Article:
The painting brush, ink, Xuan rice paper and ink stone together are called the Four Treasures of the Scholar’s Chamber. These are clearly the most essential tools that facilitate our artistic creation since ancient time, and their maintenance has to be discussed. These art supplies can be quite expensive, however, they could accompany us for many years to come if kept right. So today, let us focus on how to keep each nicely!
A brush has to undergo many complicated processes in order to be made. A nice brush requires carefully selection of the hair and other related materials, and the skills of a competent craftsman. You can read more about the making of a brush (1) and (2). It is very normal to loose a few hairs when you use a new brush, as a handmade brush cannot have all the hair bound to its root, but if your brush looses many hair all the time, then either this was a bad brush or you have not used or kept it right. The maintenance of a brush is much easier in comparison to its making, but it requires habit formation.
Once a brush is open and used (if you need help please check the video below), the most important thing to remember is to clean and dry it correctly.
- Clear water is the only thing necessary to clean a brush, and you can always make circular movements in the water container or hold it under running water to rinse off the residual ink. Do not use any chemical (soap or other cleaning products) on the brush. Remember the brush is made from animal hair, it is similar to our hair, but the difference is that our hair can grow new ones, while the brush hairs cannot regenerate, and the amount of fat on each hair is essential to its function;
- Pay attention to the brush root when cleaning, you may never clean the roots totally without forcing it into the sink (please do not do so), but sufficient rinsing will do;
- After rinsing the brush rather clean (there is almost no color or ink that comes off the brush anymore), you can gently squeeze the brush hair to remove the extra water or use paper (I prefer kitchen paper that does not shed lint) to absorb the excess dripping water, return the tip of the brush to its central state before hanging it vertically to dry. If you do not have a hanger, placing it flat on the desk is also fine. The key is to make sure the brush dries thoroughly after each use before storing it away in a brush wrap
- Never dry your brush with its hair pointing upwards in a pen holder, this is the worst that can happen to a brush
Attention: If the brush dried with its tip not in the center, it will be rather difficult to use the next time. Simply soaking it in water will not help, only after hours of use perhaps the tip will return to its original state. If the brushes do not have the opportunity to dry consistently, there is a high chance of the root rotting, the result will be many hair falling out all the time, and your brush will loose all its strength – this is an irreversible state.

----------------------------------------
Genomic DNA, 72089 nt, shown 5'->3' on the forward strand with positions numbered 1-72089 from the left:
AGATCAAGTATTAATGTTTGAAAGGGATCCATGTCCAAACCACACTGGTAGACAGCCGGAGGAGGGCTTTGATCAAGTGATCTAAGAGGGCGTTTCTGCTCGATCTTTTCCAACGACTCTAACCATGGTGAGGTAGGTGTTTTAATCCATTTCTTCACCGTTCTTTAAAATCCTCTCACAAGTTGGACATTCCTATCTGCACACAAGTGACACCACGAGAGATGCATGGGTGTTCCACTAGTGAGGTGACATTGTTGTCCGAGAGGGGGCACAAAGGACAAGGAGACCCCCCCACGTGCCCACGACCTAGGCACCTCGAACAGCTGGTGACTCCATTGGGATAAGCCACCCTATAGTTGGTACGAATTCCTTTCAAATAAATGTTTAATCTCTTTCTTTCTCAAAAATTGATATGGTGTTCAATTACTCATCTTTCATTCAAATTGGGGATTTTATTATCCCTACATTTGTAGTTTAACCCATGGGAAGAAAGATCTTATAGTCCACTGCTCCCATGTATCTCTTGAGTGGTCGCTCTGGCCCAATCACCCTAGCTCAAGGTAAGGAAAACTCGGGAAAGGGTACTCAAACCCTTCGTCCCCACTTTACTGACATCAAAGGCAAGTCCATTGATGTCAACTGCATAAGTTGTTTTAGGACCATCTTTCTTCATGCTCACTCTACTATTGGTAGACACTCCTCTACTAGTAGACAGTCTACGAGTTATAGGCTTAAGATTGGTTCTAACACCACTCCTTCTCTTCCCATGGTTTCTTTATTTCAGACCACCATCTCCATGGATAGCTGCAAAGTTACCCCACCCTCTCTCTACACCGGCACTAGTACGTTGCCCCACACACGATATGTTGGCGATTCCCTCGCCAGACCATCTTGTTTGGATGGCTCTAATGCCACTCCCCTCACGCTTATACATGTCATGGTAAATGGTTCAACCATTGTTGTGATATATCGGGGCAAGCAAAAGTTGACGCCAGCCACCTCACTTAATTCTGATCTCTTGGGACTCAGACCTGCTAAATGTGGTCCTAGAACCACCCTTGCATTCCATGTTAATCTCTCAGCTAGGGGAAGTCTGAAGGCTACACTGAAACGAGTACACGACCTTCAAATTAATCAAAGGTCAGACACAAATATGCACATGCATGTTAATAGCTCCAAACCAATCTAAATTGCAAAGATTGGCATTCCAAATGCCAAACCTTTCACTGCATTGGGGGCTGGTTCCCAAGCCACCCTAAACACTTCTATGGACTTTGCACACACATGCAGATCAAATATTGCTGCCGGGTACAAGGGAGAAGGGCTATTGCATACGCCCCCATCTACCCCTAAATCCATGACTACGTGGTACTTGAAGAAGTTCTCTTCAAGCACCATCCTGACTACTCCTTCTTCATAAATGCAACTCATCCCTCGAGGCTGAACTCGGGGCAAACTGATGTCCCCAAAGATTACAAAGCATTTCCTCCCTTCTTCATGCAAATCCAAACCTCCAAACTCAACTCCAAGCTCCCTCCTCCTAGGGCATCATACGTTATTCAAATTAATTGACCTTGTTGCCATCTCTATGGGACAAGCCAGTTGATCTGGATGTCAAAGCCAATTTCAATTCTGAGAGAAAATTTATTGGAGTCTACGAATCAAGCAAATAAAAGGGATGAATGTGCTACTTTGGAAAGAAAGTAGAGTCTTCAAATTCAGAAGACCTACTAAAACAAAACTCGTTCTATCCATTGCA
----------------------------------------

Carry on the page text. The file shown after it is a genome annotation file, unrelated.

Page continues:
Do not be worried about your brush though, once you have the habit of rinsing the brush and drying it well, your brush can accompany you for many many years. The weasel hair brushes will loose its sharpness first after some time of use, but then you can always use it for a different purpose or paint other things that require such tips, so it will live on.
The ink is much easier to maintain. We have another post talking about the making of the ink, if you would like to find out more about them, you can read it here.
When it comes to the liquid ink, the only thing you need to remember is to keep the cap closed when you are finished using it. This helps the ink stay fresh, it also limits the chance of “accidents” in your study – if you use ink to paint or do calligraphy, you will discover sooner or later that a tall water container shall never be used, and ink bottles need to stay a certain distance away from your papers or clothes – not all accidents are happy ones.
Ink sticks are also rather easy to store, keep them away from direct exposure to the sun and you are going to be alright. When using, remember to remove it after grinding over the ink stone, otherwise the ink stick and the ink stone both will suffer. Never soak your ink sticks in water either, it is just a very painful waste of money and craftsmanship.
Attention: Another ink using hygiene is try to use only fresh ink, whether it is ground ink or liquid ink from the bottle. Old ink may not always smell bad (it can be though), but old ink is usually not ideal to use for the art creation. In the mounting of an art piece, old ink have a higher tendency of “escaping” from its original place and leak out. This will create unwanted trouble for you, or it can ruin your entire artwork that you have spent hours or days working on. Another issue that arise from old ink is that once the ink dries up, there are chunks of solidified ink that can even hurt your brushes. I am against waste in fact, so my solution is to use old ink with old brushes, for practice or something, if necessary. However, the better solution I believe is to always grind a smaller amount of ink at a time, the same goes for pouring ink from a bottle. Nowadays the bottles are quite well made, and you can always rely on it to add only a few drops of ink at a time.
In the next post we will continue our discussion – hope that you pay attention to your beloved art supplies, so that they can help you create nice artworks one after another!
Enjoy such cultural discussions? Have comments? I look forward to hearing from you!
Mindful Art, Zen Home | InkDifferent Studio